Indexes play a vital role in the modern asset management and investment business.
Not only do they function as objective benchmarks of financial markets’ performance, they are also the basis of passively managed investment product and smart beta, where indexes help manage risk or provide exposure to sources of long-term return.
Indexes were introduced more than a century ago as information tools to gauge stock market sentiment. Now, professionally managed indexes are widely used to provide an objective benchmark of the performance of asset classes, markets and regions.
In their standard form, indexes are capitalisation weighted. Each constituent company is weighted according to the value of its share capital. In practice, index providers adjust market capitalisation figures downward to reflect the proportion of a company’s shares that are freely available for trading – a ‘free float’ adjustment.
In the UK pensions market, the performance of externally managed pension plans used to be assessed via peer group benchmarks, meaning asset managers were measured against each other.
This approach gave asset managers’ clients little protection against unwanted drifts in asset class exposure. It also provided no information on how managers were performing relative to the whole market.
For most institutional investors, peer-group benchmarking has been replaced by the more objective approach of benchmarking via indexes.
Indexes are also vital in the design and implementation of a long-term investment portfolio, including the setting of the investment objectives, the determination of target asset allocation with appropriate buffers and the definition of the investment goals (see the table).
|Using indexes in a defined benefit pension plan|
|Step||Example||Use of the index|
|Set investment objectives||Meet liabilities||Set portfolio framework|
|Determine asset allocation||Agree equity-fixed income split||Set portfolio framework|
|Define ranges||Set buffers for allocation||Set portfolio framework|
|Define investment growth||Performance target based on index||Define universe of available securities|
|Check whether plan objectives are being met||Analyse performance of portfolio components||Provide basis of performance attribution|
Given the central modern-day role of the index as a benchmark in institutional investment management, it must have certain important characteristics.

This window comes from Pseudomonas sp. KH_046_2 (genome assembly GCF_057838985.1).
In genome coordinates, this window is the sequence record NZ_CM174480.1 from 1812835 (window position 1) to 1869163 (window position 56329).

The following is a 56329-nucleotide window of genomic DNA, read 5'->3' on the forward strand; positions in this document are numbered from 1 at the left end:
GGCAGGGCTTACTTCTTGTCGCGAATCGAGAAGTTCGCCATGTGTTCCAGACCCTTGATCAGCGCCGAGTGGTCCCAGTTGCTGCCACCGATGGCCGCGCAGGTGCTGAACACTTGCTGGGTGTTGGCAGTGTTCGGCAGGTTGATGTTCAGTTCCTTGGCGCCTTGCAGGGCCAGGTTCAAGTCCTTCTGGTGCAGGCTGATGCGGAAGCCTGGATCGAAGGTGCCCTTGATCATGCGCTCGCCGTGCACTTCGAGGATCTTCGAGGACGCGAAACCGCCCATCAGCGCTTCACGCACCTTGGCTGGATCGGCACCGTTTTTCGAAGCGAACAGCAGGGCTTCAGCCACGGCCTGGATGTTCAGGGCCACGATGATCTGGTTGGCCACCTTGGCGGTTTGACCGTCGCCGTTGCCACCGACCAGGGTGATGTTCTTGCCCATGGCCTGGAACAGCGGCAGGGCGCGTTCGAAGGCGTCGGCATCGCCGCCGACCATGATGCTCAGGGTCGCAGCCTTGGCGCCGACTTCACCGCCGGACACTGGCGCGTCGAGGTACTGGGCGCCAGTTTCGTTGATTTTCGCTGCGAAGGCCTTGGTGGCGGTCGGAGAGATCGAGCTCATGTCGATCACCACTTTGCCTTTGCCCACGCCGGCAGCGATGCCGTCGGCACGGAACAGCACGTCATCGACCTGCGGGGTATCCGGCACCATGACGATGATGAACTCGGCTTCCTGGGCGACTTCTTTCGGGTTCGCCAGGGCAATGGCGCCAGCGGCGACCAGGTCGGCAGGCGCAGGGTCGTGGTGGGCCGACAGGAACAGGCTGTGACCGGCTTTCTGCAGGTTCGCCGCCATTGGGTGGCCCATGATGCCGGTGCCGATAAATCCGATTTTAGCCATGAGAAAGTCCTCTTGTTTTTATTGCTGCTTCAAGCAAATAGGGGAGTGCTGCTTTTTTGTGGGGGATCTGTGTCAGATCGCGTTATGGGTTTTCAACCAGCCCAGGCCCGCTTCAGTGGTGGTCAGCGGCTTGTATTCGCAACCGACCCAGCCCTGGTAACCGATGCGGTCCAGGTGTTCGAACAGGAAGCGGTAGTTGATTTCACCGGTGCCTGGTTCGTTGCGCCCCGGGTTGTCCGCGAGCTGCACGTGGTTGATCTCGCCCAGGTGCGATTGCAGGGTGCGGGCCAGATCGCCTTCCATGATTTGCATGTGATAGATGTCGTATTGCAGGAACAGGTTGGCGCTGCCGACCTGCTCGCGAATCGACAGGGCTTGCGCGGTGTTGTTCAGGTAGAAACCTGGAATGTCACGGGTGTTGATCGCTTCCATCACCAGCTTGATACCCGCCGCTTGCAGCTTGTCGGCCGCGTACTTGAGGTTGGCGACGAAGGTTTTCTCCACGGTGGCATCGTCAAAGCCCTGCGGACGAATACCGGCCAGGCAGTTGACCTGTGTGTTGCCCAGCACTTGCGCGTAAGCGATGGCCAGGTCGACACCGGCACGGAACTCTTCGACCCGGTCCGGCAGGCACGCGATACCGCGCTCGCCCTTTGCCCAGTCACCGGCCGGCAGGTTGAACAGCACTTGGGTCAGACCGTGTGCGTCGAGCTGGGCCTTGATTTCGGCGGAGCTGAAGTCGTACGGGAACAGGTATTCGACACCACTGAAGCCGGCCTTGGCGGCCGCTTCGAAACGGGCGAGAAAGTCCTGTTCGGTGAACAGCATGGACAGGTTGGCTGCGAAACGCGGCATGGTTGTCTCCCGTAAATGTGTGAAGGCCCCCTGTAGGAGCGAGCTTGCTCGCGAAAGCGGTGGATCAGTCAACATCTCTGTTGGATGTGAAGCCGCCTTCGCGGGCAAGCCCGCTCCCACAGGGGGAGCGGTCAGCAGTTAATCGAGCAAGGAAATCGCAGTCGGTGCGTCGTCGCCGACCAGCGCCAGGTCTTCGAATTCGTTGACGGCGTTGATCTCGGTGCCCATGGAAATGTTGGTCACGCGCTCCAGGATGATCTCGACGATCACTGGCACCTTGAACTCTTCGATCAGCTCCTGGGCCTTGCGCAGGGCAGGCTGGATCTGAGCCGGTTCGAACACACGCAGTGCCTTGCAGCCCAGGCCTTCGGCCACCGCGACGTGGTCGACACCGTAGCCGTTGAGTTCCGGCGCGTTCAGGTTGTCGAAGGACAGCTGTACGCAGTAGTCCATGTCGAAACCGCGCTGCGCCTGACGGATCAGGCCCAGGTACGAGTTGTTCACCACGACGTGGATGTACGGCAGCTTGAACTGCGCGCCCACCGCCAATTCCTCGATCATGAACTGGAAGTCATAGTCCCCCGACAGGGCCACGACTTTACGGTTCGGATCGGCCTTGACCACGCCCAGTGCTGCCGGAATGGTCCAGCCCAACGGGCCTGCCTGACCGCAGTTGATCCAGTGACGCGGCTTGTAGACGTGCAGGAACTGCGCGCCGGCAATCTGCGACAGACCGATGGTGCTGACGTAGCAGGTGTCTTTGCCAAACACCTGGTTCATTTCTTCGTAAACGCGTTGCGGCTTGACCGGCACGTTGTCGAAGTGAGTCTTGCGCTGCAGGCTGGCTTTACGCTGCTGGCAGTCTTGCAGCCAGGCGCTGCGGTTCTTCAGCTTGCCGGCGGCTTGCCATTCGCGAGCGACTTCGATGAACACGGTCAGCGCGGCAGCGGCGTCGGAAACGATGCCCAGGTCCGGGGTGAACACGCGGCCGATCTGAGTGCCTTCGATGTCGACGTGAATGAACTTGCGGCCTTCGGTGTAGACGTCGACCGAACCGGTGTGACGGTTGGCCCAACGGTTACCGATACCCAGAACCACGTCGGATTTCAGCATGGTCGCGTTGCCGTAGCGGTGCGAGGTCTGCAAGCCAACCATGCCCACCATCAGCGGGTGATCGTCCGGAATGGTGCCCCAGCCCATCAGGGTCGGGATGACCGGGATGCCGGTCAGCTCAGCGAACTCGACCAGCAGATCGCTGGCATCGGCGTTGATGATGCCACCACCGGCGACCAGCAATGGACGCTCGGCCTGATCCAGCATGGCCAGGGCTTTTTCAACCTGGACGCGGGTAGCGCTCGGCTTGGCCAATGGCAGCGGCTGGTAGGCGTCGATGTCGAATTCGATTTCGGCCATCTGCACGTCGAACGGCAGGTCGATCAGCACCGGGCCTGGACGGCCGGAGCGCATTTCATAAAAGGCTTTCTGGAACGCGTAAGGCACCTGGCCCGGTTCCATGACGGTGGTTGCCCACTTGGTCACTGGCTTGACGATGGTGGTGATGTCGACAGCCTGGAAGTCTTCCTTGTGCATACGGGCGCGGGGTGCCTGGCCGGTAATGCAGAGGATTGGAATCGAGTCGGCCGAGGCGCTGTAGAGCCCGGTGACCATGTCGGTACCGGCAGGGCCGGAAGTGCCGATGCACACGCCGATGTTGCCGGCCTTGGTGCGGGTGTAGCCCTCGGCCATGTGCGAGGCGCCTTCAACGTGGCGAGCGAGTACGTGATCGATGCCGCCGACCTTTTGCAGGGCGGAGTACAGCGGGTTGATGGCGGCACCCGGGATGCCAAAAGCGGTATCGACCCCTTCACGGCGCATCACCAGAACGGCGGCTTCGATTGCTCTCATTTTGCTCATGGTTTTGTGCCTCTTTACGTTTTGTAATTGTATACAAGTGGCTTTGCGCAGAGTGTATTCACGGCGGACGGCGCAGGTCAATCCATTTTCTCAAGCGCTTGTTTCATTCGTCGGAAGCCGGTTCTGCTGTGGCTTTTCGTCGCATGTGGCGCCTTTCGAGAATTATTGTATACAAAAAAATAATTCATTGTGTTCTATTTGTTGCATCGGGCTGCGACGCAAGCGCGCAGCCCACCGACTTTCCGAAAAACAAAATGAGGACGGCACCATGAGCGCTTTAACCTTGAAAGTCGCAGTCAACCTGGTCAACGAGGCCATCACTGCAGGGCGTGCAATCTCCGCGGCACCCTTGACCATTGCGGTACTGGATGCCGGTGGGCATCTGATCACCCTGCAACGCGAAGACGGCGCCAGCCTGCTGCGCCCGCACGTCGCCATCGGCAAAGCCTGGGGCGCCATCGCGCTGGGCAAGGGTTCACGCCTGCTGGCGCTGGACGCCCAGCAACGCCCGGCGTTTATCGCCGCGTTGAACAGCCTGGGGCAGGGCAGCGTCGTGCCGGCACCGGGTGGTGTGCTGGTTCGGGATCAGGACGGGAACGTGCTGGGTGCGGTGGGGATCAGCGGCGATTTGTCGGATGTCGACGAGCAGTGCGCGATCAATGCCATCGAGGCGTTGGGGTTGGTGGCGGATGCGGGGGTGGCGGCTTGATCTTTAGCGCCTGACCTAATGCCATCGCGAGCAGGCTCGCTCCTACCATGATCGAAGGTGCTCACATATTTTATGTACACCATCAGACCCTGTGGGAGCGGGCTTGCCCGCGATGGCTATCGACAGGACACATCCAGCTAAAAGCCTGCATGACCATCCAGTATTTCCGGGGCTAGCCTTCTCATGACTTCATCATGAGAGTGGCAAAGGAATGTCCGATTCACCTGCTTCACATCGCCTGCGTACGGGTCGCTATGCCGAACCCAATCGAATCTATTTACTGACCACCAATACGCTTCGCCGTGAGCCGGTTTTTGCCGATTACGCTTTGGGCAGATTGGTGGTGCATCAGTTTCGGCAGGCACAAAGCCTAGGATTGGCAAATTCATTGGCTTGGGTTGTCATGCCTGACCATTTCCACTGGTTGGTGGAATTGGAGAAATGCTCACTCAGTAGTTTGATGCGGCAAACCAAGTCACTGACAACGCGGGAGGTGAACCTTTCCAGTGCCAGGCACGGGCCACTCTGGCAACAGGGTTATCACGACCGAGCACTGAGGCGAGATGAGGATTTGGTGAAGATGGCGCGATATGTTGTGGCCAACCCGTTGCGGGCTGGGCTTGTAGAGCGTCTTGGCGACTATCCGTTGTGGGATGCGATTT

First, it must comprehensively represent the intended market or market segment. Its construction process must also be transparent and objective.
It must be rebalanced on a regular basis to ensure it keeps up with changes in market composition or structure, and its design must be modular: there should be no unintended gaps or overlaps – for example, between a large-cap and a mid-cap index based on the same equity market.
As an index is a theoretical representation of a market or market segment, it cannot be invested in directly. Nevertheless, in recent decades there has been a surge in interest in investment products such as index funds and exchange-traded funds (ETFs), which aim to reproduce the performance of an index as closely as possible.
The rising popularity of index trackers reflects cost considerations – although index funds do carry fees and incur transaction costs, these are typically small in absolute terms. Rising popularity also shows understanding of the difficulty faced by active managers in consistently outperforming a market benchmark.
For an index to serve as the basis of an investment product, it must have certain attributes. For example, its design features should make it easy for the fund manager to replicate, its constituents should be easy to trade and it should provide a comprehensive representation of the desired market or market segment.
Similarly, smart beta indexes are an evolution of the idea of the index as the underlying performance target for an investment product. However, while capitalisation-weighted benchmarks represent the whole set of market opportunities, smart beta indexes aim to produce specific risk or return outcomes by modifying the index selection or weighting rules.
For example, risk-based indexes use alternative weighting methodologies to produce lower levels of risk or to improve diversification. Factor indexes, another form of smart beta, focus on shared characteristics among stocks, such as size, value, quality, low volatility or momentum. These characteristics, or ‘factors’, tend to produce specific return and risk outcomes, often targeted by long-term investors.
Henry Odogwu, managing director, head of asset owner group, Europe, FTSE Russell
Column sponsored and supplied by FTSE Russell